It's not something I've followed super closely, but it seems like a growing number of conservatives have basically declared victory in Iraq. See, for instance, Andrew Bolt today: "Iraq not only remains a democracy, but shows no sign of collapse. I repeat: the battle for a free Iraq has been won." That would, obviously, be good news if true, but is it even true?

Well, let's see. The Los Angeles Times took a long look at the decline in casualties over the past few months. Some military commanders call it proof that General Petraeus's strategy is working. Other evidence suggests that violence is dropping because the sectarian cleansing of various Baghdad neighborhoods is largely complete. (Yesterday, GAO officials told Congress that this might indeed be the case.) An ABC News report partly attributes the decline in violence to a lockdown that can't last forever: "Across the city Sunnis and Shiites live in sectarian enclaves, many walled off." And there are still four million Iraqi refugees, who constitute a crisis in their own right.

So where does that leave us? Everyone and their mother knows by now that the whole point of the surge was to facilitate some sort of political reconciliation so that when the U.S. military is finally forced to draw down—for logistical reasons, the surge can't go on forever—violence doesn't flare up again. The latest GAO report on Iraq suggests that the United States lacks a clear strategy for making that happen—or any clear strategy at all for Iraq. Is the GAO wrong here? I suppose we'll see what happens when the military pulls back from Diyala Province next month.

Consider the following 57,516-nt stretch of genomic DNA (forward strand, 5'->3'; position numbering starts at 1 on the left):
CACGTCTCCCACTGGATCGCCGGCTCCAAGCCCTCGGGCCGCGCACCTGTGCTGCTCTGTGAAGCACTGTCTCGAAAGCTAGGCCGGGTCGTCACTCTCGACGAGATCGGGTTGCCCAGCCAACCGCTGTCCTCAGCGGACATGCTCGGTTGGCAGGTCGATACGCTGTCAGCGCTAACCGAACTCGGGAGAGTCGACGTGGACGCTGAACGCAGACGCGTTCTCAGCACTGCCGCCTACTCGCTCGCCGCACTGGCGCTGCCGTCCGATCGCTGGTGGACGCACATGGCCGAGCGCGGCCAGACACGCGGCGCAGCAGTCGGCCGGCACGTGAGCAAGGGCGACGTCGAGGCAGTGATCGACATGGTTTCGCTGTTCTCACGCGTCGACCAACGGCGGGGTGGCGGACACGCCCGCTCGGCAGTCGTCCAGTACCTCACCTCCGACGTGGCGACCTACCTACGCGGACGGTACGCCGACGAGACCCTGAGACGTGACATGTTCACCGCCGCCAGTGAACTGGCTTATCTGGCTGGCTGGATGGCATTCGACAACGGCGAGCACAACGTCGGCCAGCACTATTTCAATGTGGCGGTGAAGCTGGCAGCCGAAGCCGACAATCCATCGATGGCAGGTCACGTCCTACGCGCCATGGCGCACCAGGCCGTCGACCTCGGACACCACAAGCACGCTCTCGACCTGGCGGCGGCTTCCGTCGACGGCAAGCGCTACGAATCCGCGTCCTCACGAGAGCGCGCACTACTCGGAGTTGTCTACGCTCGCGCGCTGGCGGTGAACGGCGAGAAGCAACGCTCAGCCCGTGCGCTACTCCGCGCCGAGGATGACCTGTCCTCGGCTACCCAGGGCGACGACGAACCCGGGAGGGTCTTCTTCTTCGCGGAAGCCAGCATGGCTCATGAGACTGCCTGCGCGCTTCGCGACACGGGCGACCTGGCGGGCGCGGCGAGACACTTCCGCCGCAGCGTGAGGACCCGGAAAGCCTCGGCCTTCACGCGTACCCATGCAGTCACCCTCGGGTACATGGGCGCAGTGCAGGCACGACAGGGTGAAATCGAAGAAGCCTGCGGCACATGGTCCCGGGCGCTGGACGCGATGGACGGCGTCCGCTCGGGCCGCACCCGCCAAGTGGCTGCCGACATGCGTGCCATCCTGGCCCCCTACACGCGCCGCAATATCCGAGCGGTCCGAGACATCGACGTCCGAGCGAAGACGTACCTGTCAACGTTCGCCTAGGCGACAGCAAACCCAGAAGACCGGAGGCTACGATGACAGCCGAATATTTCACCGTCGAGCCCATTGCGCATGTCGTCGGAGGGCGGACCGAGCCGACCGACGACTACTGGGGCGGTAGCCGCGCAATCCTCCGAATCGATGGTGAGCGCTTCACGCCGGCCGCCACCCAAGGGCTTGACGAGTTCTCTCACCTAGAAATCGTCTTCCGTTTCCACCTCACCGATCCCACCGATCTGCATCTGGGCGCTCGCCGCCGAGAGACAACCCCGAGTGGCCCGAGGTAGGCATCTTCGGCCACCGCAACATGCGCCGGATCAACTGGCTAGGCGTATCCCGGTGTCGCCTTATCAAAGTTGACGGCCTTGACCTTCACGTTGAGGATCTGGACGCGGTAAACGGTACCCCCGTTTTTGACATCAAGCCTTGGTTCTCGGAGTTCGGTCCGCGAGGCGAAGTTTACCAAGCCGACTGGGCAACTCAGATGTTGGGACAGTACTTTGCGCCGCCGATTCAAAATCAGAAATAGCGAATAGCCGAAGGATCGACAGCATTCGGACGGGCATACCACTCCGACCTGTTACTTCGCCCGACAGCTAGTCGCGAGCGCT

A few more links: Ilan Goldenberg rounds up evidence that reconciliation isn't happening (and that it's still possible that the recent U.S. alliances with the Sunnis, Mahdi Army, etc. amount to arming various sides of a coming civil war). Spencer Ackerman highlighted some of the more hopeful signs of political progress (setting aside what's going on with Turkey and the Kurds). Marc Lynch wrote a post arguing that Iraq appears to be degenerating into a warlord state, and the United States doesn't have a long-term plan for altering this state of affairs—only short-term tactics for reducing violence here and there (which makes it unclear why we should stay). If anyone has a better sense for where things are heading, by all means, chime in.

Update: See also this. Colonel Martin Stanton, the U.S. military official overseeing reconciliation efforts in Iraq, told reporters that a) there hasn't been a whole lot of progress on the reconciliation front, and b) if progress doesn't happen real soon, a great many Sunnis could decide to join the insurgency again...

--Bradford Plumer